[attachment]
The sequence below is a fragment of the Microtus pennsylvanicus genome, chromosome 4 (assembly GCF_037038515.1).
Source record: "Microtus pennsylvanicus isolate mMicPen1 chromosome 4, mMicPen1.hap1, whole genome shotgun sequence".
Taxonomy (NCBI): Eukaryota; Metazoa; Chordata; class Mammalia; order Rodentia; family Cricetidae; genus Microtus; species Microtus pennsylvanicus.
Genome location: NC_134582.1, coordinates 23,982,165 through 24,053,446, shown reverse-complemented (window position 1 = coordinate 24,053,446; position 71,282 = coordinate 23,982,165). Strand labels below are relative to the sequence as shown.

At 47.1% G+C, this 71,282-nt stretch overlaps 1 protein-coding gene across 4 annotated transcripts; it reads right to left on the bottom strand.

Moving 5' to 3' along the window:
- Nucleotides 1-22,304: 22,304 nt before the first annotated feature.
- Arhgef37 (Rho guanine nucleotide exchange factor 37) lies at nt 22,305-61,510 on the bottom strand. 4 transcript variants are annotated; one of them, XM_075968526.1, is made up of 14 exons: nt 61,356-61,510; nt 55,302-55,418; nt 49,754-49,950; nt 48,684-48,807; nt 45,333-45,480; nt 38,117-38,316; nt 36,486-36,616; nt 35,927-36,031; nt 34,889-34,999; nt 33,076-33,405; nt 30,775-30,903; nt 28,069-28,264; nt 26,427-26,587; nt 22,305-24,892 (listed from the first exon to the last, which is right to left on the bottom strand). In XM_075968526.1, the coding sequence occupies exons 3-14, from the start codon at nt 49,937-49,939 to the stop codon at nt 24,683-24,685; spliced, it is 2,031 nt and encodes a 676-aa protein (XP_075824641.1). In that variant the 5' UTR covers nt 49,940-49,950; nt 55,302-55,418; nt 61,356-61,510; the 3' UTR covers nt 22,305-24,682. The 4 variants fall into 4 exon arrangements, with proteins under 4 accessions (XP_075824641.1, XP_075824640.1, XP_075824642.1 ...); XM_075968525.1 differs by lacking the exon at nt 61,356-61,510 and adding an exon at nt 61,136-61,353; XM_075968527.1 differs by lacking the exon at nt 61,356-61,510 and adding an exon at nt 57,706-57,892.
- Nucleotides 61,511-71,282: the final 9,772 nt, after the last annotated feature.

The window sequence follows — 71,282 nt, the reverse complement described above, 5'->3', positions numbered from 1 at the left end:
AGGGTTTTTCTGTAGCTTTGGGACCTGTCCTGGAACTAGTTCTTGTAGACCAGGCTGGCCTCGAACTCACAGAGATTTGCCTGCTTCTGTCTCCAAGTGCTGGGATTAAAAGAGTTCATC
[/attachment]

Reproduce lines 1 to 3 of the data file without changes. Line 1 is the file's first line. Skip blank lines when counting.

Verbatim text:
The sequence below is a fragment of the Microtus pennsylvanicus genome, chromosome 4 (assembly GCF_037038515.1).
Source record: "Microtus pennsylvanicus isolate mMicPen1 chromosome 4, mMicPen1.hap1, whole genome shotgun sequence".
Taxonomy (NCBI): Eukaryota; Metazoa; Chordata; class Mammalia; order Rodentia; family Cricetidae; genus Microtus; species Microtus pennsylvanicus.